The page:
I’m Joey Coleman, a Hamiltonian who works as an independent crowdfunded journalist, is engaged with open data, involved in my neighbourhood association, a pinball player, and am blamed by City Hall for increasing civic engagement with my work over at www.thepublicrecord.ca.
Journalism matters because it helps create the informed citizenry for a functional democracy. This is something I strongly believe and I practice journalism in pursuit of creating a more informed society.
Biographies, they have a set format I’m not comfortable with. Writing about myself in the third-party, making myself some prestigious award-winning best in the world in my field person, that's not the style of a East Hamiltonian.
Convention is for journalists to write their biography pages in third-person to make it sound more authoritative.
I’m the writer of my website (just in case the domain didn't tip you to this) and of my biography. I present it in first person to ensure you can see my bias – I tend to like myself.
Who am I?
I’m a human being with interests, flaws, strengths, weakness, who believes in taking the opportunities life offers, while acknowledging my good fortune to be able to overcome the challenges life provides as exercises in character building.
I’m a nerd with a curiosity for information, a preference for process, a compassion for the weak, a believer in the need to check power, an unapologetic civil libertarian, with a strong belief in service to others.
I’m a Crown Ward who moved out on my own at age 17, worked full-time for a couple of years after high school, took a year of study at the University of Manitoba in my mid-20s, started a blog, was elected to the student union, wrote about student politics, and became a journalist when journalism found me.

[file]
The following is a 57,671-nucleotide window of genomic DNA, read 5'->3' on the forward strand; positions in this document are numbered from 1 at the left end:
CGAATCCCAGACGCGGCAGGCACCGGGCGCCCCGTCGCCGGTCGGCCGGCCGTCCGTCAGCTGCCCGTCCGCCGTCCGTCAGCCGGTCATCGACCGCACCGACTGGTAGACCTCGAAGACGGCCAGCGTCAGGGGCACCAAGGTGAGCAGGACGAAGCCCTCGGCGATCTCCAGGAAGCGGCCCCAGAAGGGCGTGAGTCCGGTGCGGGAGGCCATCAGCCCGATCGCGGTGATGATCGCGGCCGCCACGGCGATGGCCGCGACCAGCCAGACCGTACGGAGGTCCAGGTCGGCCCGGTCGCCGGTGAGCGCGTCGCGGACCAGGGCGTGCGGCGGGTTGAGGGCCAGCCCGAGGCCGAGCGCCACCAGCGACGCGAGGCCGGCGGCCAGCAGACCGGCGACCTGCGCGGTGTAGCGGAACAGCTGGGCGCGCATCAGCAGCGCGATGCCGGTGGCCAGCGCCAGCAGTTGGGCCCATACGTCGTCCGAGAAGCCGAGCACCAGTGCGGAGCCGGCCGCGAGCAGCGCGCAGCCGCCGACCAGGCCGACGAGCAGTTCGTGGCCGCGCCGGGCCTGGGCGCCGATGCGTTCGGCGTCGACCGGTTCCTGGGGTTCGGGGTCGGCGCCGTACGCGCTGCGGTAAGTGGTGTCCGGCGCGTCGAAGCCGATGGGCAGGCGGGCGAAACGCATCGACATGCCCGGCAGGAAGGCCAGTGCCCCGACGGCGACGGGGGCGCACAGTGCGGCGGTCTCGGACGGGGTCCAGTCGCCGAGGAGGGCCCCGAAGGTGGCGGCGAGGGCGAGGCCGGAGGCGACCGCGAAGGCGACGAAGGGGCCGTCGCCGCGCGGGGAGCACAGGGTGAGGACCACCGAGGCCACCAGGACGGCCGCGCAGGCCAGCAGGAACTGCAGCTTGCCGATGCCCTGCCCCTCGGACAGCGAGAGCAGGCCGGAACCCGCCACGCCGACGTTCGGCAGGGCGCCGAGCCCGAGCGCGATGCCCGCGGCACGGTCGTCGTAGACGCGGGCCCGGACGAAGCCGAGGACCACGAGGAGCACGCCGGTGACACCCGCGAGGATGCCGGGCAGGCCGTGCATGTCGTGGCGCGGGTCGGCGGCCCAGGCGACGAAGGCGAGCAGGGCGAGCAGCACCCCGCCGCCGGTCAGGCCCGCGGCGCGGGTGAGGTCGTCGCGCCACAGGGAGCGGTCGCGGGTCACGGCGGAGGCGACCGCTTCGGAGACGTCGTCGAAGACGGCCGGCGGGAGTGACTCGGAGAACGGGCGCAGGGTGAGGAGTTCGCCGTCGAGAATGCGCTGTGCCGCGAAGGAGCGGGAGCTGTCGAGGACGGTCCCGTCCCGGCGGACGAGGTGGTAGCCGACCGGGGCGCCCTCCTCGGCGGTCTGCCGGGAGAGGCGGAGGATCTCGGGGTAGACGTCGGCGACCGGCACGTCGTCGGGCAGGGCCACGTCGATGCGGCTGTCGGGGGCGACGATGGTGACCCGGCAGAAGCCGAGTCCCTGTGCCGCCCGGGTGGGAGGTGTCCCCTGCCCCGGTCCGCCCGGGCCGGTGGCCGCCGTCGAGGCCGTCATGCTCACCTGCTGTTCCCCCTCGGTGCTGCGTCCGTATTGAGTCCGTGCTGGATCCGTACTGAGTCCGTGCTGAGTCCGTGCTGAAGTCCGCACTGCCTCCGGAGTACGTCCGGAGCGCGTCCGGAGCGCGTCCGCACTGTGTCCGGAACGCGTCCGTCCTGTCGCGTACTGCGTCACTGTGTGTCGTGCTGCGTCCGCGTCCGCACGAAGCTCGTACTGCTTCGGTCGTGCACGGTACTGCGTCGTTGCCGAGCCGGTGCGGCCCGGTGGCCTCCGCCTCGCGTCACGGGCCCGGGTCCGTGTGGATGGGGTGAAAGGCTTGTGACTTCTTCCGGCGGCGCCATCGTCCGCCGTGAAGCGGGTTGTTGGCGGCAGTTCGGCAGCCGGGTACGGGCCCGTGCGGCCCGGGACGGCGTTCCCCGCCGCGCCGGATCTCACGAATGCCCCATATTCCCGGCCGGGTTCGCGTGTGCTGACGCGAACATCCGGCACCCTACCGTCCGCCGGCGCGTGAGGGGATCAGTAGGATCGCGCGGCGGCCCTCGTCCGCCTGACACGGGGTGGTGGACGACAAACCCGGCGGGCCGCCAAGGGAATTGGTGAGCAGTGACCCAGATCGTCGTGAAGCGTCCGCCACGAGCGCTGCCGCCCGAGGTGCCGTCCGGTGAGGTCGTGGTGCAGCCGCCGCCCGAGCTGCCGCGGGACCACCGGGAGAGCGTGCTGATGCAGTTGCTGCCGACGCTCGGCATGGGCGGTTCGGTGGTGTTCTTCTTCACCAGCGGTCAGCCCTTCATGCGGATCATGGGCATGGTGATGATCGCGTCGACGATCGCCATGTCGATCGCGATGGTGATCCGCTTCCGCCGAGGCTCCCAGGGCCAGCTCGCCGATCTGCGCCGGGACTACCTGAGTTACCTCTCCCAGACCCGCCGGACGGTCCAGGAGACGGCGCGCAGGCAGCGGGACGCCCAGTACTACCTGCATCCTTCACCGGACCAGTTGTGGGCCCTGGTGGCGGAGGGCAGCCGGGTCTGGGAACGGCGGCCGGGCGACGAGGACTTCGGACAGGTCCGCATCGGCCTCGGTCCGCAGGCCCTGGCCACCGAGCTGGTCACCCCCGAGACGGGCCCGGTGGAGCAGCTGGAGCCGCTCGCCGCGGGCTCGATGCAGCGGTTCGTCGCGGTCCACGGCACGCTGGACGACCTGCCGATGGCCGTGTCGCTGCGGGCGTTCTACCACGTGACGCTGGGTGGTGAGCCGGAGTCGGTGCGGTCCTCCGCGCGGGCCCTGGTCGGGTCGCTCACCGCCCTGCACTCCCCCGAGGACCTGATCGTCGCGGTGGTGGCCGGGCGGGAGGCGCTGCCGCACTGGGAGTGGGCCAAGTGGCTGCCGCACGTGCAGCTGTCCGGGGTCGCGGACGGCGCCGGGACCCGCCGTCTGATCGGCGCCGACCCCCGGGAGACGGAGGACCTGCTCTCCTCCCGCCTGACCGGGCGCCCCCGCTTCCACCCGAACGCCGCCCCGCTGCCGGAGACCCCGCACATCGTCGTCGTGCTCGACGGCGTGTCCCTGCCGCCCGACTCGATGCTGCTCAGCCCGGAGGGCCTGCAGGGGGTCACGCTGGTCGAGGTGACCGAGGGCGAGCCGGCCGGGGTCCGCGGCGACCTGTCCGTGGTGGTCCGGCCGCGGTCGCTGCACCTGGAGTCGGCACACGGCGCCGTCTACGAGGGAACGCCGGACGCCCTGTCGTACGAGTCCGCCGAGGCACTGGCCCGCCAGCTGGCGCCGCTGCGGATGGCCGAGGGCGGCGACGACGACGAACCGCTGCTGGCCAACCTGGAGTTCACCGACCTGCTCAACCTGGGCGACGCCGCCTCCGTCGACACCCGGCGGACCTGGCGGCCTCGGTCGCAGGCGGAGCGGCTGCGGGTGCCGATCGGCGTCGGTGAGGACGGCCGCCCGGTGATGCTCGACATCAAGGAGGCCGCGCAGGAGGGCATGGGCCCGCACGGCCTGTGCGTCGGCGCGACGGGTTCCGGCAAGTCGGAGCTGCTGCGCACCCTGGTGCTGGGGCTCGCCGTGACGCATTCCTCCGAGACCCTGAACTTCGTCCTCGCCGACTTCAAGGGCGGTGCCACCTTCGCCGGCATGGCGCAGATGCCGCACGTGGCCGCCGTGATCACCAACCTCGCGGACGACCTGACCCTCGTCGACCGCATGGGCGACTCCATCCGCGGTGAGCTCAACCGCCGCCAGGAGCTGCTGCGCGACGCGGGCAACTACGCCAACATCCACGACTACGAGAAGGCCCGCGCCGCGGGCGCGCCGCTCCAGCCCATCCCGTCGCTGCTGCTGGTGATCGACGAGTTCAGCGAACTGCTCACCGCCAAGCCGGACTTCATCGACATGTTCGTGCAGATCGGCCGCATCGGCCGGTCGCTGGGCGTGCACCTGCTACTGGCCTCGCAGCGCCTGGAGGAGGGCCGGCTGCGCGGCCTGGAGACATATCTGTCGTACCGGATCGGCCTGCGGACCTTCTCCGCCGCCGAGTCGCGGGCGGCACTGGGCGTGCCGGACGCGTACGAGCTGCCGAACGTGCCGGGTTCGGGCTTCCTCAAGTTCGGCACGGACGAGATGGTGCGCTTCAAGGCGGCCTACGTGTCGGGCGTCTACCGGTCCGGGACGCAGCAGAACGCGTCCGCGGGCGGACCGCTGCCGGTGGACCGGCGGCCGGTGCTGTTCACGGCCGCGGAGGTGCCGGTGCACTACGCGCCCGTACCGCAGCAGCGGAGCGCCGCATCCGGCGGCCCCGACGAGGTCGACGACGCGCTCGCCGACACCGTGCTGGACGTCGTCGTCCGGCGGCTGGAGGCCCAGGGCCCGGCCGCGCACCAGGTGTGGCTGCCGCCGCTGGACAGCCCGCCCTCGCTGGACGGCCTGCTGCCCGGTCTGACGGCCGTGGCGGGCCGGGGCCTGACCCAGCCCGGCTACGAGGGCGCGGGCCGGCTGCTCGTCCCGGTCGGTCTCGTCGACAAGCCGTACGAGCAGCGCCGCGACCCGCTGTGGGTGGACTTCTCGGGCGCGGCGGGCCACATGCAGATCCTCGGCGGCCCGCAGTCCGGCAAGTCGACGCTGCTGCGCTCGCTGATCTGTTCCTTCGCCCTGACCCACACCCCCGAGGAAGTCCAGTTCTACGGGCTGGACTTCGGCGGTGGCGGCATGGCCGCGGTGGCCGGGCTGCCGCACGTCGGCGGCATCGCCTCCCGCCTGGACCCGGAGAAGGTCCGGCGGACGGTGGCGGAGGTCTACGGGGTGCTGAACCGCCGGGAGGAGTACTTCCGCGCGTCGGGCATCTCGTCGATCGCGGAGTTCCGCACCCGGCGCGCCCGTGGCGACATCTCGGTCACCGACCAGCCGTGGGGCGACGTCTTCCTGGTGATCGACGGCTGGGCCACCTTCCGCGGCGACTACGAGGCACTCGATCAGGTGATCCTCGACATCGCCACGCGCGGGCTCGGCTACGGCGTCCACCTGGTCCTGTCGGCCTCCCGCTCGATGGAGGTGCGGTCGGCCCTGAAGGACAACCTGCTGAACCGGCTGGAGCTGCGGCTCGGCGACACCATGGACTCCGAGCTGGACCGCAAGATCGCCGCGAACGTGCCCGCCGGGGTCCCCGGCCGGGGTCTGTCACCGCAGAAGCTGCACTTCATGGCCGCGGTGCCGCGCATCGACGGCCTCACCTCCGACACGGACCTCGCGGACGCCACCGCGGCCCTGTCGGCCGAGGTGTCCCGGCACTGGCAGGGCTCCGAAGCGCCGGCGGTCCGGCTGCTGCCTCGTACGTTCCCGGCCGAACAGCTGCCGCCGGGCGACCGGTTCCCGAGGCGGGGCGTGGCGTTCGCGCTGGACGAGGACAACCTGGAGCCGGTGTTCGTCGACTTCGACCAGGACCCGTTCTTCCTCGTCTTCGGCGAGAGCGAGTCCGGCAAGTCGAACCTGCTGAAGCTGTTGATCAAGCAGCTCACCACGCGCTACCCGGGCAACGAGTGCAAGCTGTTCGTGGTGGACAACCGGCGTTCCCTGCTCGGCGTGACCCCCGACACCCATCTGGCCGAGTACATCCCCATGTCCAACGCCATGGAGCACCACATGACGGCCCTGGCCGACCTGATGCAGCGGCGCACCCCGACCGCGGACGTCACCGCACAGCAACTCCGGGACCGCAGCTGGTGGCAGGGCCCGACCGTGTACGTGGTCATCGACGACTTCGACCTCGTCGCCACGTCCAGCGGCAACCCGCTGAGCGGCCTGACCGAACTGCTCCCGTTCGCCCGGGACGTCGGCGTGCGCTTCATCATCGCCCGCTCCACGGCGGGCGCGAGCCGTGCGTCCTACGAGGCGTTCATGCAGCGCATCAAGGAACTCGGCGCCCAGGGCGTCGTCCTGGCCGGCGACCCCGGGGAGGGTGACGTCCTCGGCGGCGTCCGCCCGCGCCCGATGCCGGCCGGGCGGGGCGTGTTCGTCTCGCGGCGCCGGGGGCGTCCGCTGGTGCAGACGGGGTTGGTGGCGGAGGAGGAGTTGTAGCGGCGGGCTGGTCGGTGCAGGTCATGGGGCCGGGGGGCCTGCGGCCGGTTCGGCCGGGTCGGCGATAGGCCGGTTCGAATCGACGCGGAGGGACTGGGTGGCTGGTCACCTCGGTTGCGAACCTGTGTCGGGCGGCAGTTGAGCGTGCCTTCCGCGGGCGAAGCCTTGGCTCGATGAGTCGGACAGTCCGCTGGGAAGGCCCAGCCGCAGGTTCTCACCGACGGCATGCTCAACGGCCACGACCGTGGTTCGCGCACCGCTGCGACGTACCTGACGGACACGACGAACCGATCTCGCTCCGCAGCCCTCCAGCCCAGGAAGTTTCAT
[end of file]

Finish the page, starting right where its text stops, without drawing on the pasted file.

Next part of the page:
This is my personal website, which does include archives of my pre-2014 journalistic activities, and personal blog posts going back to November 2004. (I lost my April to November 2004 posts in a transition in 2005)
In 2005, my blog became focused on student politics and expanded outwards to university affairs. By late 2006, my blog was receiving thousands of unique readers each day, I was producing original stories, and in early 2007, I was offered a a position with a mainstream publication and became a professional journalist.
Why an accidental journalist? I didn’t plan to become a journalist. I was actually working on being a coder and that’s why this blog started in 2004 – I was playing with the new concept of blogging content management systems. To do this, I needed to write. My writing gained a national following, I started covering university affairs (with a focus on student politics) across Canada.
Next thing I knew, I was a journalist recruited by Maclean’s Magazine in March 2007. I remained with them until August 2009. I followed this was some time on contract with The Globe and Mail writing about post-secondary education for 18 months.
By 2010, I was looking for a change, but I didn’t know what that was. I had been in talks with The Hamilton Spectator – my hometown paper – to become a columnist prior to the 2009 recession. The recession meant talks came to an end as news organization budgets plunged. In 2010, I decided to test the waters of local journalism by taking an paid 4-month intern at the newspaper.